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The Earl of Listowel: My Lords, I thank the Minister for giving way. I tend towards his point. How are we to know what the needs of these children are? I sense that very little is known about how we can thoroughly assess their needs.
To return to my earlier point. We seem to have come very late in the day to a discussion of education, the health side of things and how social services will be involved. What has been said is welcome, but will the Minister say a little more about how the needs of children will be assessed so that they are not missed?
Lord Elton: My Lords, to supplement what the noble Earl has said, will the Minister link his remarks to the policy in Clause 32(3) whereby the Secretary of State gives guidance as to what is to be done when an accommodation centre certifies that a child needs to go to another school? I apologise for not giving notice of that question.
I turn briefly to the role of the LEA, which is germane to that question. First, the LEAs will have a role. We shall endeavour to encourage the local education authorities to put themselves forward as bidders to provide education in the centres. We know that a number of LEAs are keen to do so, either individually or in a consortium. We believe that there are great merits in that for all kinds of reasons, as the House will understand. It will be open to LEAs to do that as part of a wider LEA or local government consortium.
The Bill provides absolute clarity as regards the power of local authorities to provide such services in accommodation centres. But even in a situation where the education on site is not provided directly by the LEA, we want to encourage links between the accommodation centre and the LEA. Even at a basic level this can involve the exchange of guidance, best practice or facilitation of visits to a school.
As to Clause 32(3), if an assessment is made that a child's needs are better met outside the accommodation centre, the LEA has a responsibility to ensure educational provision outside the accommodation centrewhich is as it should be.
Lord Elton: My Lords, I am trying to be helpful. The point is that that duty is influenced by the relevant guidance issued by the Secretary of State. I am asking the Minister to give some indication as to how the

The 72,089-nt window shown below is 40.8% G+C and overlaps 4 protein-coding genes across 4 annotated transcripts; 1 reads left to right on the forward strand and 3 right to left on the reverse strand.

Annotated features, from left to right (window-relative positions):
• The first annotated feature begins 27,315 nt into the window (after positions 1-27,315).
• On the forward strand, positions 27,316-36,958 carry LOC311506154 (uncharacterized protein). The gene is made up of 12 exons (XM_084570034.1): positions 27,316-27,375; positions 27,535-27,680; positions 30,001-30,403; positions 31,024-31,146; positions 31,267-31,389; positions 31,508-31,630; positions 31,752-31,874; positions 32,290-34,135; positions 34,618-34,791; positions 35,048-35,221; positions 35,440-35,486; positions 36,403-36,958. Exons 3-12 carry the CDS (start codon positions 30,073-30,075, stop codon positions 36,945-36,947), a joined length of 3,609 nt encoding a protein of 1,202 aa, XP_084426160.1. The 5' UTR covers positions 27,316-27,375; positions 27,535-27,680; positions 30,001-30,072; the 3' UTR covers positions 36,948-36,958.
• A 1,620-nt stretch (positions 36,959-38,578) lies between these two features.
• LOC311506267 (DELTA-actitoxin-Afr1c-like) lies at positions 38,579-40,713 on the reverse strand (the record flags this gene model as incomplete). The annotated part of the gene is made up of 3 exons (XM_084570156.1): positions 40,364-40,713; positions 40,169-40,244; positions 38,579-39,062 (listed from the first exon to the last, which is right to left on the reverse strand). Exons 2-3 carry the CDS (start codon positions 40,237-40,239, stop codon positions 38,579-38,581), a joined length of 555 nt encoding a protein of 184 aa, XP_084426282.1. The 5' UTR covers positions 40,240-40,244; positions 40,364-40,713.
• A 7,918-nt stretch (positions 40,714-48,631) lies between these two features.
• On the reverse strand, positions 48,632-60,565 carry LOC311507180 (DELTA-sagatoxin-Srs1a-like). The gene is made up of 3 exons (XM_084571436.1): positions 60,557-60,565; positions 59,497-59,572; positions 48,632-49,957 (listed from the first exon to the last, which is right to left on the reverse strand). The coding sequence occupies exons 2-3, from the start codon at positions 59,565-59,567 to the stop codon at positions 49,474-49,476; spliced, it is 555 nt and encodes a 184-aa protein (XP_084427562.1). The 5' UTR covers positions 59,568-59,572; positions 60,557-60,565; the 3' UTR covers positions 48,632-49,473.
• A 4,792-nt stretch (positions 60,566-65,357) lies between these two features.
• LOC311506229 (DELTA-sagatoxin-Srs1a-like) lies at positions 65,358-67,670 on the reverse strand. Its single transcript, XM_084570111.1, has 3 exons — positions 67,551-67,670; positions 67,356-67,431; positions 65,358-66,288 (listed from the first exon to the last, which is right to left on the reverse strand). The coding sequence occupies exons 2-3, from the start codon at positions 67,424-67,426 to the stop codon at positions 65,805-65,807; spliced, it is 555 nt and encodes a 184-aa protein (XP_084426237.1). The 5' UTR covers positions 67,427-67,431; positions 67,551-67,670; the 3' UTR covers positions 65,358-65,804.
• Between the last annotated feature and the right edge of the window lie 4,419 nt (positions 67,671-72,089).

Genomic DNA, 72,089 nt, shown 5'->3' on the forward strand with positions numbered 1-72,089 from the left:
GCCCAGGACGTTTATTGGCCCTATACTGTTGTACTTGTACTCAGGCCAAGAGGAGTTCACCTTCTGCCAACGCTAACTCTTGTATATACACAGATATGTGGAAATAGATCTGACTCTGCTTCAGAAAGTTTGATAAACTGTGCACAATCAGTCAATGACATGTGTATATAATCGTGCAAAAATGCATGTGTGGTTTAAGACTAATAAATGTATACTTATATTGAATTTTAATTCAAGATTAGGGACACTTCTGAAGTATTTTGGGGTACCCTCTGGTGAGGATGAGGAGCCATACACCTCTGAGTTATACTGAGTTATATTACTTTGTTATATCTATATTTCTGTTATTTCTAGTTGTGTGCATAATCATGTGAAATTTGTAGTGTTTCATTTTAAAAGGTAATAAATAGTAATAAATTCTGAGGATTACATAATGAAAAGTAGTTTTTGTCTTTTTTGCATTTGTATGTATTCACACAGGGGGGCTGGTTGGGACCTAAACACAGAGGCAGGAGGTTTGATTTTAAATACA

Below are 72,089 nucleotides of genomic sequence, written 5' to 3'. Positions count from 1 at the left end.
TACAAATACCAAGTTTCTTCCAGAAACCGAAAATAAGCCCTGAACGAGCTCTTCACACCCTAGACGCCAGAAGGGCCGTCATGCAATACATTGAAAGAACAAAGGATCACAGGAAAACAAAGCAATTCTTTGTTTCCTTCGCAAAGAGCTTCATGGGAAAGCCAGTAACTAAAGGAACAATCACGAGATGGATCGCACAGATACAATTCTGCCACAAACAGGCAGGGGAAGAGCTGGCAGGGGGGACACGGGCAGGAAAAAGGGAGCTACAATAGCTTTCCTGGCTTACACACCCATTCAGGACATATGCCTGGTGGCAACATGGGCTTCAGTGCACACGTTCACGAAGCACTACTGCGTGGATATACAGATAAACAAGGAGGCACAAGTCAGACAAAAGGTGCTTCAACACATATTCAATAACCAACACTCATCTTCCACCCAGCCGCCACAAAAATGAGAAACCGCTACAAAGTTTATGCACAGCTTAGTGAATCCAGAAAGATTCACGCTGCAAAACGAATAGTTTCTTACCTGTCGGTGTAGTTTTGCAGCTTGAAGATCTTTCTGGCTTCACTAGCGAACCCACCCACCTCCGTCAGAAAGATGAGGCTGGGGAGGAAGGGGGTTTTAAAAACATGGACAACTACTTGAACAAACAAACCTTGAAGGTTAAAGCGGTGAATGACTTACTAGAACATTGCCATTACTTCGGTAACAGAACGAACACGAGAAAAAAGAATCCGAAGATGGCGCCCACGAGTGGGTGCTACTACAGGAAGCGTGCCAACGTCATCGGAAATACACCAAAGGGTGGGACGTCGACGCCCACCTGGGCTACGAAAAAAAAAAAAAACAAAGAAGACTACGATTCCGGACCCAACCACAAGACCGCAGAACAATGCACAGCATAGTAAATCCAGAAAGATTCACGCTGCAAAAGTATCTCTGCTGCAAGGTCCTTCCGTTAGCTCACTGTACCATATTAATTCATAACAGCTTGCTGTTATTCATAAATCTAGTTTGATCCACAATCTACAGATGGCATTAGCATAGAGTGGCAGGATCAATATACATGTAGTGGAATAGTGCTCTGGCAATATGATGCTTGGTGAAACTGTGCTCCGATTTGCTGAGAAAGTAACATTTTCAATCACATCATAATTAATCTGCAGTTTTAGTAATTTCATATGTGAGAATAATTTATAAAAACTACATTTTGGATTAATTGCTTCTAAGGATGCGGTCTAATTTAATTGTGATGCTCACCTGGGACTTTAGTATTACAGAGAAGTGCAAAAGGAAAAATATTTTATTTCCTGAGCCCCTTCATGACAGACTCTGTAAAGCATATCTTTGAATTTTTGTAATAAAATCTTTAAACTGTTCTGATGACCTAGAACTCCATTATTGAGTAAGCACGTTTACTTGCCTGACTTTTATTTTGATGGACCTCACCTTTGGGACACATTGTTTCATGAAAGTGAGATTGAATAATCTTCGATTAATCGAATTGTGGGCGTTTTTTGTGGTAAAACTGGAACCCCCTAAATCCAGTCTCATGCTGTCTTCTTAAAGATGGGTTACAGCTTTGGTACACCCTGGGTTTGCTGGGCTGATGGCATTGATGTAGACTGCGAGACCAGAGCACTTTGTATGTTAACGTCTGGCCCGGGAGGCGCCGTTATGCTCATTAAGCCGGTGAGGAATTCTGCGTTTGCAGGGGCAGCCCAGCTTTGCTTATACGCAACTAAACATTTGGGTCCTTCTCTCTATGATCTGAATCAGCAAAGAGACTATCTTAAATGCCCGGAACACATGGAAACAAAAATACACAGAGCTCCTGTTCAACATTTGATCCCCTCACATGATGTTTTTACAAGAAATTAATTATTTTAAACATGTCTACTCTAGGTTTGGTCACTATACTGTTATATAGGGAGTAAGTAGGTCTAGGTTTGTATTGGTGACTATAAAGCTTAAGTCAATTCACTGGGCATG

Lord Filkin: My Lords, I signalled some of the general principles at the beginning of this debate. I gave the instance of a child with high fluency in English, who was exceptionally gifted and who had special educational needs. Let us say, for example, that the child was at the point of taking the international baccalaureate in the country from which he or she had come. It would be almost self-evident in such cases that the interests of the child could be better met outside the accommodation centre. I am not ducking the question, but I cannot say much more than that at this stage. We should consider it crucial to deliver clear and strong advice to that effect to LEAs and accommodation centres as part of the pilot.
The noble Earl, Lord Listowel, asked about the assessment of children's needs. He also suggested that we had been slightly tardy in these matters. I do not believe so. A White Paper setting out these provisions was published in February. A considerable amount of work has been undertaken between the Home Office, the Department of Health and the DfES. My noble friend Lady Ashton has been with me throughout these debates, partly because she is passionately interested in the development of good education in accommodation centres and partly because she believes that it is a right policy. So there is not a wafer between the Home Office and the DfES on the issue. Both departments think it to be right and in the interest of children.
Finally, my noble friend Lord Judd asked whether I am just fielding the Government's line. No, I am not. I am a Minister, but I actually believe that what we are doing is right, sensible and sane. That is why I am speaking so clearly and strongly. I should be horrified if the House, despite the provision having been twice affirmed by the House of Commons, shut the door on what I consider to be intelligent public policy development and experimentation. That would strike me as the height of irrationality.